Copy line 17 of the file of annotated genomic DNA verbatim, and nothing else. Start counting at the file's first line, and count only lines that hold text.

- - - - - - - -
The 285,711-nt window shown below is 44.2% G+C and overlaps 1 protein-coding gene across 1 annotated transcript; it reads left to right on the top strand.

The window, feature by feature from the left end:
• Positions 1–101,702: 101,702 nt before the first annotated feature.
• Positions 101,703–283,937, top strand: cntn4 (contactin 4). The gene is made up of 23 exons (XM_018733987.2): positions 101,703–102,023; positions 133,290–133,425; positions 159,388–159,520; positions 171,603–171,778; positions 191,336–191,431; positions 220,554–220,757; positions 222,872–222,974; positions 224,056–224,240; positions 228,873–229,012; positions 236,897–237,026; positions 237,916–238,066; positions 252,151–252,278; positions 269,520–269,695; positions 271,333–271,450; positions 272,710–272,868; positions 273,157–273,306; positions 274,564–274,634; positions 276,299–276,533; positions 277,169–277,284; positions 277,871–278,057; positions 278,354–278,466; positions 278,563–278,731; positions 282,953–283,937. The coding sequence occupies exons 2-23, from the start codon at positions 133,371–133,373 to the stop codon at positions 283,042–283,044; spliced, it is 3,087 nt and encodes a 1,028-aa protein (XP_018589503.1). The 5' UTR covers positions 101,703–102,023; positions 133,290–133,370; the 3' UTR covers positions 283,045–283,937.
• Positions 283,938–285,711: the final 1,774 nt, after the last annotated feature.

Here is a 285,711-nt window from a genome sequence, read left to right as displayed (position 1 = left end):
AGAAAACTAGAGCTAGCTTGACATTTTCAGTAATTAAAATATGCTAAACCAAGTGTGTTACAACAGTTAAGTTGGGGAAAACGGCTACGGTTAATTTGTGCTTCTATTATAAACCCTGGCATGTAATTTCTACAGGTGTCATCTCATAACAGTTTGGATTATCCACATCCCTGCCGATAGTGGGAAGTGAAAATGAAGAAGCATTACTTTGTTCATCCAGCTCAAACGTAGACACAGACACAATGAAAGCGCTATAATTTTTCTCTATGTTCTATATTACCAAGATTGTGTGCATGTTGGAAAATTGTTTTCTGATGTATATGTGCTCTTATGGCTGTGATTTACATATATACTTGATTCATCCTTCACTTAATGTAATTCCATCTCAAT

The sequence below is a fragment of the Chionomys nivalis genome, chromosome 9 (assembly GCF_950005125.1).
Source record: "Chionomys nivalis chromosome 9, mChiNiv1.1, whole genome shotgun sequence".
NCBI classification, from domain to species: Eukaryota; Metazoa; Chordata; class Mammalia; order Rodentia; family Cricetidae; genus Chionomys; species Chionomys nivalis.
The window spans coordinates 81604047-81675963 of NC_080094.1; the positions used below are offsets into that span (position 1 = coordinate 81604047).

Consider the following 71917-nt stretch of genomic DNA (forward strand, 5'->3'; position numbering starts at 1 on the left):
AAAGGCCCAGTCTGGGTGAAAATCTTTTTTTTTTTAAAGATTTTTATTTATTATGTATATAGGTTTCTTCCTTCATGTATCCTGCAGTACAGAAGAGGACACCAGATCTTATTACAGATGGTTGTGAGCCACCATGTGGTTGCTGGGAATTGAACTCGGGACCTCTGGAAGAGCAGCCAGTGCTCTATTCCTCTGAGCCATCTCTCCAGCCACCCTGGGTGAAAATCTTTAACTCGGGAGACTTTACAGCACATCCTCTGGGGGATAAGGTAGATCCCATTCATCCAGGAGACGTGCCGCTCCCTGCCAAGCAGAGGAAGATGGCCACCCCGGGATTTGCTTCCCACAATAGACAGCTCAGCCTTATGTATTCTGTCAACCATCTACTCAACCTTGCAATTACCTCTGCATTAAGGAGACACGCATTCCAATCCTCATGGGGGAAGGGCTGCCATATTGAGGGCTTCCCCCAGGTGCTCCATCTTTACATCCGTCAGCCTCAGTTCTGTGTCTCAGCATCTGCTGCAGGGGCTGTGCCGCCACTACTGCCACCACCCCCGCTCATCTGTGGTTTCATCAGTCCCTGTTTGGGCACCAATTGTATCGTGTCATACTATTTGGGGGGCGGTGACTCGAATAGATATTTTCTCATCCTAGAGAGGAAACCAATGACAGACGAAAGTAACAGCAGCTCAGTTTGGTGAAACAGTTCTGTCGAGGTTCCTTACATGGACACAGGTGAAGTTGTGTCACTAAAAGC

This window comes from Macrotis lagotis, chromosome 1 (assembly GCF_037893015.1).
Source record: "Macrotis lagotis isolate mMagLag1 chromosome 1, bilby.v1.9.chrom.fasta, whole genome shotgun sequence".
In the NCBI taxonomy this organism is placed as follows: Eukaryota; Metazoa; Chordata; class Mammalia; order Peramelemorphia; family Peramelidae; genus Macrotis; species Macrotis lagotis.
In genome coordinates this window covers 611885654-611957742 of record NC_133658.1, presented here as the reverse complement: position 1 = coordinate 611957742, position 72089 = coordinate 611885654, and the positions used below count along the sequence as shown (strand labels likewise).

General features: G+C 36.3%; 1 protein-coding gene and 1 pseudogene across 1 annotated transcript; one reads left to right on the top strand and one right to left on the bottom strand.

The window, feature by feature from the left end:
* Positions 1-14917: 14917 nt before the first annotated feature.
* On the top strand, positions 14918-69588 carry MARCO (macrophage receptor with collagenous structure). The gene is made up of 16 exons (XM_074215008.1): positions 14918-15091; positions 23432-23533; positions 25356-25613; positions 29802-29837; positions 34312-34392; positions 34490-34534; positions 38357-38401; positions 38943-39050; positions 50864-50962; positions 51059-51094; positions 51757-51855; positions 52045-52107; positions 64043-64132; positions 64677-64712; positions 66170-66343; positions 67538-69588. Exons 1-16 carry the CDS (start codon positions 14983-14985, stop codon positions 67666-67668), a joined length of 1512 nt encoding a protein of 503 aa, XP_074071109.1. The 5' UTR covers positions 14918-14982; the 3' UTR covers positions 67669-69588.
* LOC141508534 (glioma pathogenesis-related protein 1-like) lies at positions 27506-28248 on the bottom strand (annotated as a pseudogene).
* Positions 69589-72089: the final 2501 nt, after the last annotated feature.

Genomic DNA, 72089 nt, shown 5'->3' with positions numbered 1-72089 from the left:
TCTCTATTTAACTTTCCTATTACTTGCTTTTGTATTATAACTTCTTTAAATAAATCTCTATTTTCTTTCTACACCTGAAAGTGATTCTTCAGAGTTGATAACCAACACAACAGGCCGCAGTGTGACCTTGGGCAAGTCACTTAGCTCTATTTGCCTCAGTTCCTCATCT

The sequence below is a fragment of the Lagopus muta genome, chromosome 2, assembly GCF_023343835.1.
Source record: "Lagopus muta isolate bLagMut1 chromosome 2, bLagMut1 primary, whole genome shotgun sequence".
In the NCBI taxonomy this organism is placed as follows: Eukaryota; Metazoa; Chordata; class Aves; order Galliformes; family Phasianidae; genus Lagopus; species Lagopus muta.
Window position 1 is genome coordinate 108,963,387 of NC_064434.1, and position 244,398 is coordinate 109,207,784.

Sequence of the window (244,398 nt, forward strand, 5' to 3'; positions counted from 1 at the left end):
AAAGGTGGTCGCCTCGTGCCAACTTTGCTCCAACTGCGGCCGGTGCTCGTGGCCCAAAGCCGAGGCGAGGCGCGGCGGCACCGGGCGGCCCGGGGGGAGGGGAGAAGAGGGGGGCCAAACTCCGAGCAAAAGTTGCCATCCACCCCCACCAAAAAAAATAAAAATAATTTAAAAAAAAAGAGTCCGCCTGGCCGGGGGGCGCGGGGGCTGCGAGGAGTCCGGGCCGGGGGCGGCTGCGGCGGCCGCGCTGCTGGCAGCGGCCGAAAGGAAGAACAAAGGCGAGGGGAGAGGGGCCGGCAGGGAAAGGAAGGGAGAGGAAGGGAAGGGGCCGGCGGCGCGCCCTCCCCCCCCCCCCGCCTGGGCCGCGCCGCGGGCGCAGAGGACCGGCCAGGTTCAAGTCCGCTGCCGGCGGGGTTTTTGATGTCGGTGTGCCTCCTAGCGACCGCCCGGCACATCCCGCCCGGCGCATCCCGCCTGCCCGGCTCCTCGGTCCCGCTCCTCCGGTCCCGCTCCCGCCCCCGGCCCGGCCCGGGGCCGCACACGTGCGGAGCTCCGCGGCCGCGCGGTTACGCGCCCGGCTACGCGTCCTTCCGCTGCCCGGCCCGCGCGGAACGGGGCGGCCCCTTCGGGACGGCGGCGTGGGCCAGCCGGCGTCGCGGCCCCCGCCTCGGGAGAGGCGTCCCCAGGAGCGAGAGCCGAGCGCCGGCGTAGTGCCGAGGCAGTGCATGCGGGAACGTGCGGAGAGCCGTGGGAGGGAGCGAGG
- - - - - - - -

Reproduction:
In genome coordinates this window covers 611885654-611957742 of record NC_133658.1, presented here as the reverse complement: position 1 = coordinate 611957742, position 72089 = coordinate 611885654, and the positions used below count along the sequence as shown (strand labels likewise).